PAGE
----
Studies conducted over the past two decades demonstrate that the exposure of the passengers inside a car to the dangerous air pollutants including respiratory irritants, neurological agents, volatile organic compounds (VOCs), carbon monoxide and carcinogens is significantly higher than that of bicyclists, pedestrians and public transfer riders.
Increased exposure to these pollutants can produce serious health problems. Benzene is a known carcinogen and VOCs are also likely cancer agents. Almost all the pollutants can irritate the eyes, nose, and respiratory systems of people exposed to them.
They also may hinder the development of fetuses and infants. Studies indicate that the elevated levels of auto exhausts can also suppress the immune system, making human beings more vulnerable to colds, influenza, and other respiratory conditions like asthma. Car air filters purify the air inside a car, allowing the passengers to have healthy and clean air to breathe.
Car air filters come in two main types: the panel style, as used on most fuel-injected cars, and the radial style, which are usually used on carbureted vehicles. A car air filter is enclosed in a black plastic casing near the center-top of the engine.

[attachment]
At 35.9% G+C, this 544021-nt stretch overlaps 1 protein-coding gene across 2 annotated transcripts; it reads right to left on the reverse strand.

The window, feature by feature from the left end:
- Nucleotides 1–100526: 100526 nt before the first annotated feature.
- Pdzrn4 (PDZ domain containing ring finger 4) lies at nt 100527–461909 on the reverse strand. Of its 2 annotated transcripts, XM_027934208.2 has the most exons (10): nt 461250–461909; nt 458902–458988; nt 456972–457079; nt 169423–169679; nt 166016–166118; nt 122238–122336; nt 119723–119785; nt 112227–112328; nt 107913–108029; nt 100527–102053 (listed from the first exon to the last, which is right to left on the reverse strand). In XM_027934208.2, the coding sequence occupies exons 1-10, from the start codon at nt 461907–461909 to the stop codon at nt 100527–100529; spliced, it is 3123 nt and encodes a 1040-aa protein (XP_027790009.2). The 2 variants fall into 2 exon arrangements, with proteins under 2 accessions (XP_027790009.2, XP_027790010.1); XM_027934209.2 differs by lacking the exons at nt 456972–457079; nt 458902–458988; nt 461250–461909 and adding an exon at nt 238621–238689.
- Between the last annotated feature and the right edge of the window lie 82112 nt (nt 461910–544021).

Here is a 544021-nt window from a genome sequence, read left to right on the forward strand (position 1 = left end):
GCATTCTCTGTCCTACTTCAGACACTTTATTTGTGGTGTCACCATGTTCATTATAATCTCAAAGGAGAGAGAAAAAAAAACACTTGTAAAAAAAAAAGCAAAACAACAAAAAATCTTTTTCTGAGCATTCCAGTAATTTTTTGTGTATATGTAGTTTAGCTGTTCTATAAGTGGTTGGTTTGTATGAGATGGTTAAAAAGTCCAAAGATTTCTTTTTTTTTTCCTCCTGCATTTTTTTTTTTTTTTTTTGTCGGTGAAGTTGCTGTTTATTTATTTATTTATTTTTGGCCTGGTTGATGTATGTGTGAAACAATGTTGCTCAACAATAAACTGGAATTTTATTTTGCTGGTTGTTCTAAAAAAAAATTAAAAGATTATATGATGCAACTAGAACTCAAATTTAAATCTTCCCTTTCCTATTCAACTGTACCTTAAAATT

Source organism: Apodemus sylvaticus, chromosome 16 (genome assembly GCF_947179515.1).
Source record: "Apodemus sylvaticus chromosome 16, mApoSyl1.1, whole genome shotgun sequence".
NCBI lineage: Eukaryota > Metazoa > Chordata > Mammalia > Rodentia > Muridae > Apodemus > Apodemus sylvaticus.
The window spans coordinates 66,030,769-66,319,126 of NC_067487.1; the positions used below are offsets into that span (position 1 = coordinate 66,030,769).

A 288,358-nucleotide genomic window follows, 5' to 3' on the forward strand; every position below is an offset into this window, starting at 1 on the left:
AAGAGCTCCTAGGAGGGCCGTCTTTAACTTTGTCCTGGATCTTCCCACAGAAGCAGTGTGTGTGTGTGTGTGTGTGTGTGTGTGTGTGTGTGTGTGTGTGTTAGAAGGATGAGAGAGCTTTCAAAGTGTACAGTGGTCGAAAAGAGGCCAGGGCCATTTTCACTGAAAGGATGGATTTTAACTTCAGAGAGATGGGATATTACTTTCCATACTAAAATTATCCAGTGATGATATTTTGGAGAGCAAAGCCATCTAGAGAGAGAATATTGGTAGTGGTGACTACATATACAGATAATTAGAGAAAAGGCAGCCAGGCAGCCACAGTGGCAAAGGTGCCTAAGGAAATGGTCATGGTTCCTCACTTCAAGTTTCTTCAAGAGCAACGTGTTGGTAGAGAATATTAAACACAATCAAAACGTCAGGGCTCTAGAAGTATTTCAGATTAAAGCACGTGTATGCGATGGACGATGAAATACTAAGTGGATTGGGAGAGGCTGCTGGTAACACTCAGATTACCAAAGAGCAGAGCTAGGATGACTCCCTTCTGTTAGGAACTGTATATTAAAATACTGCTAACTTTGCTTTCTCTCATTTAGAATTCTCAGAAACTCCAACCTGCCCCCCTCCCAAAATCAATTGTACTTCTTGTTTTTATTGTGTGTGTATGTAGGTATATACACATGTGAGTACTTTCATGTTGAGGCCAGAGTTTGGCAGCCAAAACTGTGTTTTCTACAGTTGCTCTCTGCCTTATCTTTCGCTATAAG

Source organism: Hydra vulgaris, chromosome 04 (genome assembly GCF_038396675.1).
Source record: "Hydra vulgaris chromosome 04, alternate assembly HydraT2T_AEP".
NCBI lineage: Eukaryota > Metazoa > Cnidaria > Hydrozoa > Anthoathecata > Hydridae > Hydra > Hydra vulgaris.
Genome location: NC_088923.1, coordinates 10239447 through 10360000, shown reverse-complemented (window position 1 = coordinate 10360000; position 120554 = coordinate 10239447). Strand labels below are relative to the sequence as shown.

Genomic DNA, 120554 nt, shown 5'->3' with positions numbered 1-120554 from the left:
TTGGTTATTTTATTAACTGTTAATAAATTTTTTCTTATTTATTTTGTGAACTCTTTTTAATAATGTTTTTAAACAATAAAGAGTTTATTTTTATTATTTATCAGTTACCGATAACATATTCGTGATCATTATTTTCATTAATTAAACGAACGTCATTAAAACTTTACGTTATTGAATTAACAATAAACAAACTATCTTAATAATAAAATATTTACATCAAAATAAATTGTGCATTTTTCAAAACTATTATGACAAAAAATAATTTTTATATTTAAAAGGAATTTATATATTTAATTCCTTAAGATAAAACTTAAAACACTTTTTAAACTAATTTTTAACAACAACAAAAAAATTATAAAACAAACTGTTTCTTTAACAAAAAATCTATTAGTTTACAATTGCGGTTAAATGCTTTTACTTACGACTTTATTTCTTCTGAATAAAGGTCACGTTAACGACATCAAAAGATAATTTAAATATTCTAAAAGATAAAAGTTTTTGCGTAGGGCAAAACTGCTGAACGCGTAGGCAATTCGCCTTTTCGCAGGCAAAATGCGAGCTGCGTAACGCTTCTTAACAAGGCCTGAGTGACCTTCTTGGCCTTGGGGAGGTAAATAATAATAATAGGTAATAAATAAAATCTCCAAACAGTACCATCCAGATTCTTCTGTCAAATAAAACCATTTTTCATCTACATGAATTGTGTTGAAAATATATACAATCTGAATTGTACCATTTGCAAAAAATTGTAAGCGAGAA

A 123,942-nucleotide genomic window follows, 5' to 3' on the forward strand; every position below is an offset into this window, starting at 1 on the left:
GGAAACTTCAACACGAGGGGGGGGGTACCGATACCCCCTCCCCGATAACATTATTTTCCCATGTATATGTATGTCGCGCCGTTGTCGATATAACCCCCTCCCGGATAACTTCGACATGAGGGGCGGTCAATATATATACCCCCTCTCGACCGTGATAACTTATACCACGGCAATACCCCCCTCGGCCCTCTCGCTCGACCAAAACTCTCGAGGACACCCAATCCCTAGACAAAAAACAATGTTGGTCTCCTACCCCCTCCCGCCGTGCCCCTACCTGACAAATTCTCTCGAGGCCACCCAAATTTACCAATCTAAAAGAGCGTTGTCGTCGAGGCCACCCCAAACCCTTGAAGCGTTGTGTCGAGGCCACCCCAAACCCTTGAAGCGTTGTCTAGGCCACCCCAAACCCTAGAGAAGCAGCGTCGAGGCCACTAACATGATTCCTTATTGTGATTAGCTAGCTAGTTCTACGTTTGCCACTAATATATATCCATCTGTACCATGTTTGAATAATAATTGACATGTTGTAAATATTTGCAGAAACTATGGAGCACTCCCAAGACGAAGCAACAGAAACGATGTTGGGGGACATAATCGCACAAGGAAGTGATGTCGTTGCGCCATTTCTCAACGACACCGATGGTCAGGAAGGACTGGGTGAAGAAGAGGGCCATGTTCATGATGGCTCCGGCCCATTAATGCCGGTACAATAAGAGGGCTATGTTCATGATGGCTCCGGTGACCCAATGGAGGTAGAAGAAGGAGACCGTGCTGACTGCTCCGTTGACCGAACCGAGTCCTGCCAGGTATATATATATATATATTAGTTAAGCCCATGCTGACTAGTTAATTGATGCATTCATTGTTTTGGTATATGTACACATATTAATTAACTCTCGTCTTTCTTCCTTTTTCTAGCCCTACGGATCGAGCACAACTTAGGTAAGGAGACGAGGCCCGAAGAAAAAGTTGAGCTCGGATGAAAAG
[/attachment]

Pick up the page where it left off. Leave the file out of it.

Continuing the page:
The air filter traps dirt particles, which can cause damage to engine cylinders, walls, pistons and piston rings. Changing car’s filters on a regular basis can have a significant impact on engine life and performance. A good rule of thumb is to change filters once or twice a year, or roughly once every 15,000 miles. Replacing a clogged air filter has two-fold impact on the engine: a fuel economy benefit: up to 10%, which makes for equivalent gasoline savings up to 15¢ per gallon.
Dirty and dusty driving conditions will require more frequent filter replacements. It is important to avoid using the wrong size filter in a car.
Nowadays, car owners are using ‘Nanotechnology’ based filters to improve cabin air quality. Such filters contain charcoal layers, which remove odors. These filters allow ‘mechanical filtration’, in which the fiber material of the filter with pores of a specific size will trap particles larger than the size of the pores. Almost 80% of the cars sold in U.S. include a built-in nanotechnology-based filter.